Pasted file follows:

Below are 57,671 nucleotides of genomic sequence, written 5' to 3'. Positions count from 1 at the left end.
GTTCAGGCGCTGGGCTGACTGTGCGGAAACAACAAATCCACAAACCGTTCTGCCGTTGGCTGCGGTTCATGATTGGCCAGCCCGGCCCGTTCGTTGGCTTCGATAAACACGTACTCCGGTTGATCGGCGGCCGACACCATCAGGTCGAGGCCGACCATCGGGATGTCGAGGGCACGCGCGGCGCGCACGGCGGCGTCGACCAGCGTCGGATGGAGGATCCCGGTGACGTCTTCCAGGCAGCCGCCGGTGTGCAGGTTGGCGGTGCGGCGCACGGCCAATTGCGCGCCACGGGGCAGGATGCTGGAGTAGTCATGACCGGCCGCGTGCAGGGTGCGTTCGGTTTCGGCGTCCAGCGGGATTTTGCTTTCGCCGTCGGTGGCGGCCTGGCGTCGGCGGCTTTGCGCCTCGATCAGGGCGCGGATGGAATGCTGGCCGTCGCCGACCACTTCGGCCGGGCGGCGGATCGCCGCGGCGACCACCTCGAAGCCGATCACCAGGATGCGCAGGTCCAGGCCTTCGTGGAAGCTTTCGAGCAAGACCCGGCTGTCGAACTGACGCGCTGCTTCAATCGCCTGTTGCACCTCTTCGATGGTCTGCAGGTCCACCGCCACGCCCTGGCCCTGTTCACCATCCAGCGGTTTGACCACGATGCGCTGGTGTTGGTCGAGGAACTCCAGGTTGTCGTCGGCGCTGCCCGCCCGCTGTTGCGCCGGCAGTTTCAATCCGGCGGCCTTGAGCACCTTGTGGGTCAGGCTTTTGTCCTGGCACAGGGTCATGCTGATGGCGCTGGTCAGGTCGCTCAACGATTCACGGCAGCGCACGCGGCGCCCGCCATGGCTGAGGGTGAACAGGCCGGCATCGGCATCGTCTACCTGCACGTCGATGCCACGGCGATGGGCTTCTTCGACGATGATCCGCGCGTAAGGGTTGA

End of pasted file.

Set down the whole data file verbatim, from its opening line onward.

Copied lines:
Below are 57,671 nucleotides of genomic sequence, written 5' to 3'. Positions count from 1 at the left end.
GTTCAGGCGCTGGGCTGACTGTGCGGAAACAACAAATCCACAAACCGTTCTGCCGTTGGCTGCGGTTCATGATTGGCCAGCCCGGCCCGTTCGTTGGCTTCGATAAACACGTACTCCGGTTGATCGGCGGCCGACACCATCAGGTCGAGGCCGACCATCGGGATGTCGAGGGCACGCGCGGCGCGCACGGCGGCGTCGACCAGCGTCGGATGGAGGATCCCGGTGACGTCTTCCAGGCAGCCGCCGGTGTGCAGGTTGGCGGTGCGGCGCACGGCCAATTGCGCGCCACGGGGCAGGATGCTGGAGTAGTCATGACCGGCCGCGTGCAGGGTGCGTTCGGTTTCGGCGTCCAGCGGGATTTTGCTTTCGCCGTCGGTGGCGGCCTGGCGTCGGCGGCTTTGCGCCTCGATCAGGGCGCGGATGGAATGCTGGCCGTCGCCGACCACTTCGGCCGGGCGGCGGATCGCCGCGGCGACCACCTCGAAGCCGATCACCAGGATGCGCAGGTCCAGGCCTTCGTGGAAGCTTTCGAGCAAGACCCGGCTGTCGAACTGACGCGCTGCTTCAATCGCCTGTTGCACCTCTTCGATGGTCTGCAGGTCCACCGCCACGCCCTGGCCCTGTTCACCATCCAGCGGTTTGACCACGATGCGCTGGTGTTGGTCGAGGAACTCCAGGTTGTCGTCGGCGCTGCCCGCCCGCTGTTGCGCCGGCAGTTTCAATCCGGCGGCCTTGAGCACCTTGTGGGTCAGGCTTTTGTCCTGGCACAGGGTCATGCTGATGGCGCTGGTCAGGTCGCTCAACGATTCACGGCAGCGCACGCGGCGCCCGCCATGGCTGAGGGTGAACAGGCCGGCATCGGCATCGTCTACCTGCACGTCGATGCCACGGCGATGGGCTTCTTCGACGATGATCCGCGCGTAAGGGTTGA